Washington (CNN) -- Another federal judge has upheld the legality of the sweeping health care reform requirement that most Americans purchase health insurance by 2014.
Wednesday's decision from Virginia adds to the legal muddle over the constitutionality of the landmark legislation championed by President Obama and the Democratic Congress.
In a 54-page decision, Judge Norman Moon dismissed a pending lawsuit and ruled that government authority to oversee "individuals' decisions about how and when to pay for health care are activities that in the aggregate substantially affect the interstate health care market."
His decision mirrors that of a federal judge in Michigan in late October. But two judicial counterparts in Michigan and Virginia have reached the opposite conclusions, raising strong doubts about the government's authority to mandate the purchase of insurance coverage for individuals and employers.
The latest case emerged from a lawsuit filed by Liberty University and five Virginia residents. The Lynchburg-based Christian school objected to the health care bill, saying it "does not protect against the mandatory insurance payments being used to fund abortion coverage," a procedure that the university says is "immoral." Supporters of the bill have disagreed with that interpretation.
More broadly, the plaintiffs also argued that the Commerce Clause of the Constitution does not give the government the authority to force Americans to purchase a commercial product, like health insurance, that they may not want or need. They equated that to a burdensome regulation of "inactivity."
But Moon, a 1997 Clinton appointee, disagreed. "Regardless of whether one relies on an insurance policy, one's savings, or the backstop of free or reduced-cost emergency room services, one has made a choice regarding the method of payment for the health care services one expects to receive. Far from 'inactivity,' " he said, "by choosing to forgo insurance, plaintiffs are making an economic decision to try to pay for health care services later, out of pocket, rather than now, through the purchase of insurance."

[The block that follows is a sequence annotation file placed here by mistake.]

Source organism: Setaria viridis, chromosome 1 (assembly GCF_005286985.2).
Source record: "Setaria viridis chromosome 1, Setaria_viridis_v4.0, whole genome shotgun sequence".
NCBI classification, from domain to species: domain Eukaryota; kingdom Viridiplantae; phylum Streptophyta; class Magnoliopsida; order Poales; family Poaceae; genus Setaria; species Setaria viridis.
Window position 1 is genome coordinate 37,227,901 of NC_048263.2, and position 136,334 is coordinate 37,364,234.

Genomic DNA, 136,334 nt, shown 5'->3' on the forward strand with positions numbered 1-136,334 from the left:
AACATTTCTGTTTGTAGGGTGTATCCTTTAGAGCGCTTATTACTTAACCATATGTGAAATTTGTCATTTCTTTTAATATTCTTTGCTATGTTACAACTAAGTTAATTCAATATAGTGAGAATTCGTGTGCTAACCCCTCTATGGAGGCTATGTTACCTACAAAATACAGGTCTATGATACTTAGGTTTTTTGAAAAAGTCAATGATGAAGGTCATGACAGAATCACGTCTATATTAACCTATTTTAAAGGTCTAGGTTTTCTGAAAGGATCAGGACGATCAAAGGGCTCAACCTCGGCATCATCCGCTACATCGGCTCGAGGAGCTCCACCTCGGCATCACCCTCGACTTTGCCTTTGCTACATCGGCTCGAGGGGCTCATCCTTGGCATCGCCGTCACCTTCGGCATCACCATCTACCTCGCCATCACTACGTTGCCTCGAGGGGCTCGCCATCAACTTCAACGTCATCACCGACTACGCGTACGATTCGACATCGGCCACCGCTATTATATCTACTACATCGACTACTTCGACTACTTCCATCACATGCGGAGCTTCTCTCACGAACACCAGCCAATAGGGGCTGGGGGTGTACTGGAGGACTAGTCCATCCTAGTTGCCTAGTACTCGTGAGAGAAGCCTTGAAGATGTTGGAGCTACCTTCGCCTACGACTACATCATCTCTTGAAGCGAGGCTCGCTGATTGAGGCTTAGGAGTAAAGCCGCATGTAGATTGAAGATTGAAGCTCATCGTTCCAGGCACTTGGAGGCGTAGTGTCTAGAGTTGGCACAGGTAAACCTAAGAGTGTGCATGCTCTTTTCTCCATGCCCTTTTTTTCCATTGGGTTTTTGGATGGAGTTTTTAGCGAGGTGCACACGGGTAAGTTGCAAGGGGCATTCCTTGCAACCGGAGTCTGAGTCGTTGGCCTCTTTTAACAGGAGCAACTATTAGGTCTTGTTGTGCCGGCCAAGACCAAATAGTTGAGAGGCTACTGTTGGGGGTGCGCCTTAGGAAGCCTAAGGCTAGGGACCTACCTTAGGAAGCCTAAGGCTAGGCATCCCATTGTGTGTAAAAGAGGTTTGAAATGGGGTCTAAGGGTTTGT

The judge also said most larger employers too have a responsibility to provide some basic health coverage for their workers, comparing that to minimum wage and benefit requirements.
"The opportunity provided to an employee to enroll in an employer-sponsored health care plan is a valuable benefit offered in exchange for the employee's labor, much like a wage or salary," Moon wrote.
But the Christian plaintiffs did achieve two significant victories in their ability to sue the government. Moon rejected the Justice Department's argument that individuals or states lacked "standing" to challenge the law and that any challenge is premature because large parts of the law have not gone into effect, including the insurance purchase requirement.
Obama signed the Patient Protection and Affordable Care Act in March, after promoting health reform efforts for months after taking office. The law was designed to help the millions of uninsured and underinsured Americans receive adequate and affordable health care, through government-imposed mandates and subsidies. Critics have equated it to socialized medicine, fearing that a bloated government bureaucracy will result in higher taxes and diminished health care services.
About two dozen challenges have been filed in federal courts nationwide.
On November 8, the Supreme Court rejected the first constitutional challenge to the health care reform effort, resisting a California conservative group's appeal. The justices did not comment but refused to get involved at this early stage, while various state and federal challenges are continuing. The high court rarely accepts cases before they have been thoroughly reviewed by lower courts.
Legal experts say they expect the larger issues to ultimately end up before the Supreme Court, but that may not happen for at least a year or two.
The highest-profile lawsuit may come from Florida. Officials there object to the purchase mandate, as well as the requirement forcing states to expand Medicaid. That litigation is supported by 19 other states: Alabama, Alaska, Arizona, Colorado, Georgia, Idaho, Indiana, Louisiana, Michigan, Mississippi, Nebraska, Nevada, North and South Dakota, Pennsylvania, South Carolina, Texas, Utah and Washington.
The legislation was passed by the Democratic-majority Congress but was derisively labeled "Obamacare" by opponents. Now, House Republicans leaders -- who gained the majority in the midterm elections -- have vowed to overturn or severely trim the law.